There is Favorable Medical Evidence in my File; So Why is the VA Not Approving My Claim? This is a question that I am asked, almost on a weekly basis. Unfortunately, when it comes to dealing with the VA, sometimes it is hard to answer this question with complete certainty. In the next two blogs, I will attempt to shed some light on this topic, and highlight some of the common problems I see in my practice when reviewing veterans’ claims.
The first, and arguably the most important step when dealing with the disability process, is to obtain a copy of the complete Claims File. The Claims file is also known as the C-File. The C-File should contain all of the records, medical and non-medical, that the VA has collected during the course of the claim. Once the file is received, a thorough review is conducted to assess all of the evidence, both positive and negative.
When a veteran files an initial claim, oftentimes the VA will order compensation and pension examinations as a part of its duty to assist (i.e. duty to fully develop the claims). The C&P examiner will then write opinions about the medical merits of the veteran’s claims. Once the VA receives the opinions and finishes developing the claims, then it will issue a Rating Decision. If the veteran is unsatisfied with the decision and decides to appeal, if there are new developments or if it has been a long time since the initial exams, then the VA may order another round of examinations. After the additional development, the VA will then issue a new decision.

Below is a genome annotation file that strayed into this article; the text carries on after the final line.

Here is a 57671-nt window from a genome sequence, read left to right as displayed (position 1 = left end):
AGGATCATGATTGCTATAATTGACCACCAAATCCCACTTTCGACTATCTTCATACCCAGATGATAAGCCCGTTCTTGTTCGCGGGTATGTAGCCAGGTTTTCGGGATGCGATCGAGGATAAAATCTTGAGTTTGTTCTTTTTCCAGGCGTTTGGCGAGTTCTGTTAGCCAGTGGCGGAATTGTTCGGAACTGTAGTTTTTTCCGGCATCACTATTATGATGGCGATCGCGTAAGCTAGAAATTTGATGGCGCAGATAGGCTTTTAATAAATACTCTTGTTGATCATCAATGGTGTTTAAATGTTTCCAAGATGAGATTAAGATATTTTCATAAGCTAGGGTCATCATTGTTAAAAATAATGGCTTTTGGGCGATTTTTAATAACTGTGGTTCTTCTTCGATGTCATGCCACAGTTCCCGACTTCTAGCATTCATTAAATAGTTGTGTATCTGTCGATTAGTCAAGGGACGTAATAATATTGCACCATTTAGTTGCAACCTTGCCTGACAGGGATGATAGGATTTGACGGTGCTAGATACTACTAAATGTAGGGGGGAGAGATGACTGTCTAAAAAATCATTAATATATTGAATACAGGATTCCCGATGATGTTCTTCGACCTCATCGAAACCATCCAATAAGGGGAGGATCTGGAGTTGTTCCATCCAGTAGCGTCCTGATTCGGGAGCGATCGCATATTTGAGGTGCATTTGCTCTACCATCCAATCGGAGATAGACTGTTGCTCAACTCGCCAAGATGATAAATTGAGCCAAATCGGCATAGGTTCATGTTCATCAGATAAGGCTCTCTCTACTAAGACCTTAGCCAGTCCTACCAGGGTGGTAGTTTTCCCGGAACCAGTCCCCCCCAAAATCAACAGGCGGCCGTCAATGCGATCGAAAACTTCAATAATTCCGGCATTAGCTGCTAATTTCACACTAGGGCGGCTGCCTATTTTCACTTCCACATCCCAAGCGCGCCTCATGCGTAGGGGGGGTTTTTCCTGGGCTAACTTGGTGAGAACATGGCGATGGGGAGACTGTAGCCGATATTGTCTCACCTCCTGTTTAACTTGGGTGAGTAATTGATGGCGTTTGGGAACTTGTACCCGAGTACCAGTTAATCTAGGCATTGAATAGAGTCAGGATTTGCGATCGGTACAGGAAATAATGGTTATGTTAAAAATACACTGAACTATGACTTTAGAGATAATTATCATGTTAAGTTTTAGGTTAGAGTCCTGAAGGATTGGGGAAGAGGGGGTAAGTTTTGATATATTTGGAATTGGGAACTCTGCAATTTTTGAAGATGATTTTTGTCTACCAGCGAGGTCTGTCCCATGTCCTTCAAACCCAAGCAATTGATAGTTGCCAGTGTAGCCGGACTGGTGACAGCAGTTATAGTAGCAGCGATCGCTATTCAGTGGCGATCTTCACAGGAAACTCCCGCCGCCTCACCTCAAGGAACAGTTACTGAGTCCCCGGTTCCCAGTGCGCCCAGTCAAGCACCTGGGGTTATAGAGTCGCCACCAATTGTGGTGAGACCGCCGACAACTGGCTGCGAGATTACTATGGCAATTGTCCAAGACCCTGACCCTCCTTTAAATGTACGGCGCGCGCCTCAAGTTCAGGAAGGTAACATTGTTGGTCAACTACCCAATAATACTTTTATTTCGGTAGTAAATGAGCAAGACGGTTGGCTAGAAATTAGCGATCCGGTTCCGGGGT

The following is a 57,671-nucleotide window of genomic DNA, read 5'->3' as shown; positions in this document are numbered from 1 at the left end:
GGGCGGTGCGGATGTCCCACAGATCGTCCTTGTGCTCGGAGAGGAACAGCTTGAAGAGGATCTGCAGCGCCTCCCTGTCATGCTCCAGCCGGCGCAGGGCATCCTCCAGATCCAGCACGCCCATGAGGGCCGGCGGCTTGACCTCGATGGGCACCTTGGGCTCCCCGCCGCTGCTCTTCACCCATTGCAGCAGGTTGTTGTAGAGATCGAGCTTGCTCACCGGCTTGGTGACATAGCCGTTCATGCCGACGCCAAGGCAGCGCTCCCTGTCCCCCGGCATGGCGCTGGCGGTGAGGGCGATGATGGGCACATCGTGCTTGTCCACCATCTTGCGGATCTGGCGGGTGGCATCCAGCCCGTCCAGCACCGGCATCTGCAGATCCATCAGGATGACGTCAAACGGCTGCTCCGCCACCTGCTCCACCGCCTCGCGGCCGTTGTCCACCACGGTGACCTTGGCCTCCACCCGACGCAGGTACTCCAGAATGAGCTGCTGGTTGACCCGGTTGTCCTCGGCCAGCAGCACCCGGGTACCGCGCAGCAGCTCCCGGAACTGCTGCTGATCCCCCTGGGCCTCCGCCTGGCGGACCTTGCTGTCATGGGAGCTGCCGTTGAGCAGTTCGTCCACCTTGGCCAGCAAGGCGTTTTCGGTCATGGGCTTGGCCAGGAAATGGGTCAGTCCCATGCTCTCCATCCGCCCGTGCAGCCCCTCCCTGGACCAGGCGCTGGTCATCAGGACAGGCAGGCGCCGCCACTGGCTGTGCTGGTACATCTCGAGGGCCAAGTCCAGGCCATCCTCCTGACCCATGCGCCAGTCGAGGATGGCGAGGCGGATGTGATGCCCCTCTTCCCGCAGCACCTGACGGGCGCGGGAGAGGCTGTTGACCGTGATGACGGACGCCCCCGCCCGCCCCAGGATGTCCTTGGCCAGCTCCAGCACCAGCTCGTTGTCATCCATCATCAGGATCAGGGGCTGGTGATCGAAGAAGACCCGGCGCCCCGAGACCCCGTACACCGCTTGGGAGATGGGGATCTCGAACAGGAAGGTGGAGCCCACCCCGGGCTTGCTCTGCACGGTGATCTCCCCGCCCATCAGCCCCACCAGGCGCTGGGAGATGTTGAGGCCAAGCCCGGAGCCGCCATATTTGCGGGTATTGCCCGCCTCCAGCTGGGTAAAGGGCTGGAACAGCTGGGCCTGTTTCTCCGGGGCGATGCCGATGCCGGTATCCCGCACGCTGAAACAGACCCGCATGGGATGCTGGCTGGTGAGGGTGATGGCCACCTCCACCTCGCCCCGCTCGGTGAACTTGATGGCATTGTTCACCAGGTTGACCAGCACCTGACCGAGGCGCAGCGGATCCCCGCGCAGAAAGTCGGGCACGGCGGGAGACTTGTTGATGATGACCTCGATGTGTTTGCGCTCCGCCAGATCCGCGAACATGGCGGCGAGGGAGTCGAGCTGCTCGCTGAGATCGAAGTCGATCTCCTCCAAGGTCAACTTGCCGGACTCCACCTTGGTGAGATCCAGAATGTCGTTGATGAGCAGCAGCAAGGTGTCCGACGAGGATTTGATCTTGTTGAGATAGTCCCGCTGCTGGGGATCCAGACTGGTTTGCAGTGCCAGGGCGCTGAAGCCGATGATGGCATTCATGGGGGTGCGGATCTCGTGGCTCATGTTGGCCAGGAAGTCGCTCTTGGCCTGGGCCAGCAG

Unfortunately, the C&P exams ordered by the VA are often lacking at best, and oftentimes, downright negative. However, far too often, veterans tell me that they thought the exams went well, until they are blindsided by what the report actually says or doesn’t say.
Another common situation is where veterans believe that their treating physicians are supportive of their claims; however, the complete opposite is actually the case. Meaning, the records paint a different picture from what the veteran believes to be true. For example, I recently worked on a case where the veteran filed a claim for fibromyalgia. Her only medical treatment was at the VA. The VA doctor wrote in the records that he believed the veteran was exaggerating her symptoms, and even more damaging, the doctor did not diagnose her with fibromyalgia. The veteran had no idea what was documented in her records. Needless to say, this was not good for our case.
The take away lesson is that the veteran, nor counsel, knows what kind of case they have until the complete C-file is received and thoroughly reviewed. Once the file is reviewed, all parties can have a better grasp of the evidence. The records that were once thought to be ‘favorable,’ can suddenly turn the case into a different ballgame once the evidence is reviewed for what it really is, whether good or bad.